Annual Rebalancing: A Habit that Needs Breaking?

We don't bathe annually, so why rebalance once a year? Smartleaf co-founder Jerry Michael asks.

Reviewed by: Staff
Edited by: Ron Day

Jerry Michael, President and co-founder of Smartleaf, says annual portfolio rebalancing is a habit that needs to be broken. He talks with Wealth Management editor Jeff Benjamin.

Jeff Benjamin: Why don’t you like annual rebalancing? 

Jerry Michael: For the same reason I don’t like annual bathing. It’s not frequent enough. In my view, annual rebalancing no longer meets professional standards of care.  

JB: How do you keep client portfolios in balance?

JM: You look at portfolios every day to see if they would be improved through trading, where improved could mean tax-loss harvesting, risk reduction, tracking error reductions and/or compliance with constraints. 

JB: Does this lead to excess turnover? 

JM: No. Rebalancing requires that you consider tax and transactions costs and that you avoid churn. Reviewing portfolios daily does not imply trading portfolios daily.  It doesn’t even necessarily lead to higher turnover than annual rebalancing. But it might result in trading the same portfolio three times in a volatile month, like we saw in March 2020, and then not trading the same portfolio for six months. The standard is to trade portfolios whenever it is beneficial to do so. Trading by the calendar—whether once a year, once a quarter or once a month—is both trading too frequently and not frequently enough.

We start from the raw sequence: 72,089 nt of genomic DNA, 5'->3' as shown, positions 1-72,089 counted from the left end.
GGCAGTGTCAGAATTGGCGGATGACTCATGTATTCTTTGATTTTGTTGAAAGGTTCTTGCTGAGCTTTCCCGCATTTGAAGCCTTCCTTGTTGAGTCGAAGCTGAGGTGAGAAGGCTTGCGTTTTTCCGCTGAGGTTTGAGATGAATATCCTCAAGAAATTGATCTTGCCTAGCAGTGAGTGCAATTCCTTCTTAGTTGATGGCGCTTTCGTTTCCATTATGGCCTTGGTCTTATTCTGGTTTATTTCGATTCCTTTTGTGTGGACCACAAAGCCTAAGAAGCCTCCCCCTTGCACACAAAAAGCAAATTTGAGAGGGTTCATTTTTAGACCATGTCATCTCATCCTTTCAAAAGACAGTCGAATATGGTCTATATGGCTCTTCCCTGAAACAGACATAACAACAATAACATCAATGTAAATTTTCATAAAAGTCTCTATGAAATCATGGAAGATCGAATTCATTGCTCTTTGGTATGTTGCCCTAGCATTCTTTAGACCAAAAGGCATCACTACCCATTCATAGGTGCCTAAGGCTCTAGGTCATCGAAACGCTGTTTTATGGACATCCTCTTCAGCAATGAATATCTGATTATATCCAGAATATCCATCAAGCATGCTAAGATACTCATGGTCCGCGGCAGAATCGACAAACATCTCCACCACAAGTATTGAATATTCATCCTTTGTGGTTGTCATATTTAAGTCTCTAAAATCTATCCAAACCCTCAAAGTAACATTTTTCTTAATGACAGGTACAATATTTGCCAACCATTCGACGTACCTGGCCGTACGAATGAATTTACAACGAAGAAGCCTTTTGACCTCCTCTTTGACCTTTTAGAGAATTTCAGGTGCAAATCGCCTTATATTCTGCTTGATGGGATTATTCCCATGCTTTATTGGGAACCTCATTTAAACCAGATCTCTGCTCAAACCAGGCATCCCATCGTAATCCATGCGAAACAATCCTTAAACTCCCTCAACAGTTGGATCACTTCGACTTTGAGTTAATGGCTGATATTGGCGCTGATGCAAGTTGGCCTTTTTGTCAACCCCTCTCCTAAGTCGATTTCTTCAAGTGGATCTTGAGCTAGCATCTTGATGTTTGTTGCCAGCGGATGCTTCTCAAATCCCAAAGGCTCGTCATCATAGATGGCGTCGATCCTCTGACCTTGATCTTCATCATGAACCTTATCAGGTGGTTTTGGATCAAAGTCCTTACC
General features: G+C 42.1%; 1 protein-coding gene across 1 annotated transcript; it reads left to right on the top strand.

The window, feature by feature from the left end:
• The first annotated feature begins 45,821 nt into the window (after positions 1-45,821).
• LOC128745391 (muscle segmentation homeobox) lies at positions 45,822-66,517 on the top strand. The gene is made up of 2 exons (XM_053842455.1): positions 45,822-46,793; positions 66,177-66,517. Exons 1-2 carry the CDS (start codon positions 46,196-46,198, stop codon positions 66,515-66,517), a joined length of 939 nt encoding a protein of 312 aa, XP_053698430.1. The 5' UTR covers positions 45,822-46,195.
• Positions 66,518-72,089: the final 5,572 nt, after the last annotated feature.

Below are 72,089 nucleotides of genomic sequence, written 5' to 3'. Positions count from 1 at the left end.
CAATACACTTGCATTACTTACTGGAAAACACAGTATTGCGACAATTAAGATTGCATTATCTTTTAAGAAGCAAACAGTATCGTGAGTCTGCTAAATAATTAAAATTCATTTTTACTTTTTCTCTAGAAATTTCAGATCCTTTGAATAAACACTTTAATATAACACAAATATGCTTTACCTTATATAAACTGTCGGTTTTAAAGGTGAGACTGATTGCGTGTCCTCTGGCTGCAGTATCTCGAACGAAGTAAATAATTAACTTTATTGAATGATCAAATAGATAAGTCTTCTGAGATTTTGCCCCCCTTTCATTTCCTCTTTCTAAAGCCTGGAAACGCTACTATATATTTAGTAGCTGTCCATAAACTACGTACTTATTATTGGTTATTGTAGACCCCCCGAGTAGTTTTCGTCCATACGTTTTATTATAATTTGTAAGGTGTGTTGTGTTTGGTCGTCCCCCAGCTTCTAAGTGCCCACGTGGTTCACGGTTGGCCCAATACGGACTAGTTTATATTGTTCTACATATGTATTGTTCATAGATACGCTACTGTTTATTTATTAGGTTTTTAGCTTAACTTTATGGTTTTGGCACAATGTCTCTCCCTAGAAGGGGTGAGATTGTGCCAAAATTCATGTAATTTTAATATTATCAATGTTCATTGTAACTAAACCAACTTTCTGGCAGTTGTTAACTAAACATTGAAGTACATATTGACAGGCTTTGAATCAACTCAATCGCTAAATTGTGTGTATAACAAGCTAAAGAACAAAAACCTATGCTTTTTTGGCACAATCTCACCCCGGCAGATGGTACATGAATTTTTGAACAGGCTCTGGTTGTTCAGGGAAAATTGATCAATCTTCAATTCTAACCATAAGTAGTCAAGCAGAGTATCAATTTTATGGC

Annual Rebalancing

JB: Why has the planning industry relied on annual rebalancing? 

JM: Because they lacked the tools to do anything else. Rebalancing was a largely manual task, and that limited what you could do economically. It’s the same reason many firms, even those rebalancing more than annually, still only do tax-loss harvesting at year end. They don’t have the tools to do better. As it is, loss harvesting is one of the easier forms of tax management. Many firms do little else and so conflate loss harvesting with tax management. They’re not the same. 

Contact Jeff Benjamin at [email protected] and find him on X: @BenjiWriter        

Advisor Views is a bi-weekly Q&A-style series that features voices from across the financial planning industry sharing insights on investment strategy and portfolio management as it relates to the current economic environment.

The format enables advisors to respond in their own words to specific questions designed to provide readers with practical tools and tactics that can be applied to managing client portfolios.